Globalizing Applications, In Any Locale

I was watching a car review on YouTube the other day, and the host made the point that the voice recognition system only understood names as they’re pronounced, according to the locale of the infotainment software (U.S. English in this case). Moreover, he said the user should think about how this process works in order for it to be more usable.

Now, that’s a great idea, and it kinda-sorta works, but it’s not very user-friendly. Users shouldn’t be expected to understand how a system functions internally for it to be usable. Many people know how to drive, yet they may not understand exactly how a car works.

These are the kinds of issues we encounter when developing globalized applications. How do we bridge the gap between what the user understands, and what the computerized system understands?

I think it comes down to assumptions. In other words, the computerized system assumes something, while the user either isn’t aware of that assumption, or doesn’t provide enough input (or is never prompted for input) for the system to do anything except make an assumption.

In the case of the voice recognition system, the system assumes the user’s contact names are pronounced based on the locale of the system. This sounds like a reasonable assumption, and for the most part, it works. When thinking about it in the context of an increasingly globalized society, though, it’s becoming a less and less valid assumption. If the system is only single-locale-aware, there’s no other choice for it to make, just given a list of names.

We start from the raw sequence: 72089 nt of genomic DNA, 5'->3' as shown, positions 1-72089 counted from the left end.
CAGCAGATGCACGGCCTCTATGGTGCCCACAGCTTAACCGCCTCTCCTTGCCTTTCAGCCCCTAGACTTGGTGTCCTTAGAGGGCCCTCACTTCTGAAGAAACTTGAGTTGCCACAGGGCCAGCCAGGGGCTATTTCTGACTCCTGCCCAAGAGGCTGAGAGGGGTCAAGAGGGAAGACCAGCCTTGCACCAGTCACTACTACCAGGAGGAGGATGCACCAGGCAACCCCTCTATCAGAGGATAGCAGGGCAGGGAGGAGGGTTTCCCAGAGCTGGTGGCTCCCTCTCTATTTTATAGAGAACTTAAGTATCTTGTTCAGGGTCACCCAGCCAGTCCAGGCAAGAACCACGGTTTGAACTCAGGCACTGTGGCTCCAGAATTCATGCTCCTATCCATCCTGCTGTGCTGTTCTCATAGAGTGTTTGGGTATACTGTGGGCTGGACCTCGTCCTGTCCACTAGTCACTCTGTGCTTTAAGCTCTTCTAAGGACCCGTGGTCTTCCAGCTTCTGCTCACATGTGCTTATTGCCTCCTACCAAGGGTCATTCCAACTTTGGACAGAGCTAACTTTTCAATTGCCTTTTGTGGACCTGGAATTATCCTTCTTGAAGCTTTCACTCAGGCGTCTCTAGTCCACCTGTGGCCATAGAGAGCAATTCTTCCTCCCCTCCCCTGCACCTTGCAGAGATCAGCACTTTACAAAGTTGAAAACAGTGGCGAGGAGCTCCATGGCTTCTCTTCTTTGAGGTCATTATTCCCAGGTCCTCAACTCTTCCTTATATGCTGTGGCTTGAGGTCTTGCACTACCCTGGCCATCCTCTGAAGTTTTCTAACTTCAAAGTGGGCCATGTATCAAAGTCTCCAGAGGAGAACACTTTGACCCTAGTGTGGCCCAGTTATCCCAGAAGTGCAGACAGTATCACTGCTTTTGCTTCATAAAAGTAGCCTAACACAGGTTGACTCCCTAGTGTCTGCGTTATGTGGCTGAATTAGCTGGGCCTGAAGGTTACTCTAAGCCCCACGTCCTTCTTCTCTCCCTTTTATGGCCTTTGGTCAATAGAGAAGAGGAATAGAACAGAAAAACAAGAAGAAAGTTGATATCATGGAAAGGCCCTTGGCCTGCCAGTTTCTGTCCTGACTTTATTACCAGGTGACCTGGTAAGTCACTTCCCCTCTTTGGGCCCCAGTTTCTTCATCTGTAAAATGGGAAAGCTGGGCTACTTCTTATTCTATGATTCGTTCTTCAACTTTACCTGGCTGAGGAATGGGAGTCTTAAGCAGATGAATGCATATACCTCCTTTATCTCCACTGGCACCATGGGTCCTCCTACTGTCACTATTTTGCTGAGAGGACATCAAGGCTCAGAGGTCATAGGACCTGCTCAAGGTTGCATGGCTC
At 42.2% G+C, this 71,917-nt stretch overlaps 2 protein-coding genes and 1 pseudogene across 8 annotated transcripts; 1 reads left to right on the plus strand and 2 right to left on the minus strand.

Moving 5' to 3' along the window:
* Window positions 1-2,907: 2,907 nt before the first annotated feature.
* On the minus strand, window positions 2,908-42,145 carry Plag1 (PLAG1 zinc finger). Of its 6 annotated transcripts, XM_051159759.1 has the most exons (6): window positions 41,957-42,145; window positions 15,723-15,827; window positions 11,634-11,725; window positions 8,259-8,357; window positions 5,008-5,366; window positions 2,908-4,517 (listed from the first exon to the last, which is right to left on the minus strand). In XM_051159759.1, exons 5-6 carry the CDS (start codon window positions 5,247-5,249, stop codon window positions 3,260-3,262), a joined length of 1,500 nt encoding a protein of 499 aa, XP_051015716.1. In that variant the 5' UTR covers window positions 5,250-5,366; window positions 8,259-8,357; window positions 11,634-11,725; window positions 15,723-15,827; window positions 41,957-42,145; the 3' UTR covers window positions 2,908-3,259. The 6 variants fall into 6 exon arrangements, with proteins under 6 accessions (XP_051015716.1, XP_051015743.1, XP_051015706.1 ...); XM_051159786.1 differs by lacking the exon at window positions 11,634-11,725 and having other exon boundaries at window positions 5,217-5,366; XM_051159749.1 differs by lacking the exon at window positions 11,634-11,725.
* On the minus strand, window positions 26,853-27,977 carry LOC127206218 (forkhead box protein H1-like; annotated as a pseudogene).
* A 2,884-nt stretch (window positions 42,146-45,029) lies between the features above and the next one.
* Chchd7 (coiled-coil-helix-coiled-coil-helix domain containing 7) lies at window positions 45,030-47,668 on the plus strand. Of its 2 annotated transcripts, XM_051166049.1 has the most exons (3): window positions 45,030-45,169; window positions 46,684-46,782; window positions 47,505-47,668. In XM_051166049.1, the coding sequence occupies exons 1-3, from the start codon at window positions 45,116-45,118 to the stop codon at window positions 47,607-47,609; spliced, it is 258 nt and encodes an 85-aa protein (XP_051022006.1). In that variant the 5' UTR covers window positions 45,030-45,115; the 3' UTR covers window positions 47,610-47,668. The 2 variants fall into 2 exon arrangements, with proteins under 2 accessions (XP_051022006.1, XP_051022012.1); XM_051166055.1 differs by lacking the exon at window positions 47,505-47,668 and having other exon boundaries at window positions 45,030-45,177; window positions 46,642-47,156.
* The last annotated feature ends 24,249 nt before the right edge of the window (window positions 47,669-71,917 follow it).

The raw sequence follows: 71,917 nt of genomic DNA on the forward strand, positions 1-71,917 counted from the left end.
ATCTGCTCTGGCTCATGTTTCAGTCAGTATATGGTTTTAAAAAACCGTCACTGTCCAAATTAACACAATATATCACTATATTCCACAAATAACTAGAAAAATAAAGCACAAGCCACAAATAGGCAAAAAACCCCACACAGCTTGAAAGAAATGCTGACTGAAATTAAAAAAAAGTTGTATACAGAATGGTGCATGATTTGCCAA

While giving the user the ability to choose a different default locale for the system probably helps quite a bit, it doesn’t solve the problem of the inevitable exceptions to the default.

If we think about the data available, is there any way we could help the system better understand the exceptions?

  • We could add a property to each name that specifies the locale in which to interpret it. This would solve the problem of complete misinterpretation as shown in the car review. It doesn’t, however, solve the problem of idiosyncrasies within a locale (i.e. “Smith” and “Smythe” could be pronounced the same, and in more than just one way), and it would make the software more complex (although it could potentially save on costs, because the same bits could be deployed to all locales, just with different default settings).
  • Another approach would be to allow the user to input a phonetic version of the name, in order for the system to understand the pronunciation based only on the single default locale. This would solve the problem of exceptions, and the issue of same-pronunciations-different-spelling as mentioned in the previous point. While the phonetic data is assumed to be of the same locale as the locale of the names themselves, this is probably an acceptable drawback for most applications.

With globalization, other factors come into play, too:

  • The characters accepted by the system. For example, if the system’s default locale is Chinese, is it going to allow the entry of names using English characters, and how would the system understand a phonetic spelling of that name?
  • What if there are differences between languages where some soundings of syllables may not exist in both?
  • How would efficient searching of the same data be accomplished for multiple locales?
  • How much extra effort (i.e., cost and time) is required to add a reasonably globalized solution for the specific application?

As you can probably tell, these are not necessarily problems that are easily and effortlessly solved, and I’m not going to claim for a second that either of the two approaches I mentioned will solve all application issues related to globalization. Since every application is different, though, they may offer a good solution, or at least a reasonable compromise — either way, an improvement in usability, which was the original goal.

As database designers, we must be aware of how globalization affects which pieces of data we store, how they are arranged/sorted for efficient searching, and how users will be interacting with the data. It’s also important to think about designing database structures such that they can easily be enhanced to accommodate a globalized application, even if the application will not support that kind of scenario in Version 1. It’s coming; be prepared for it.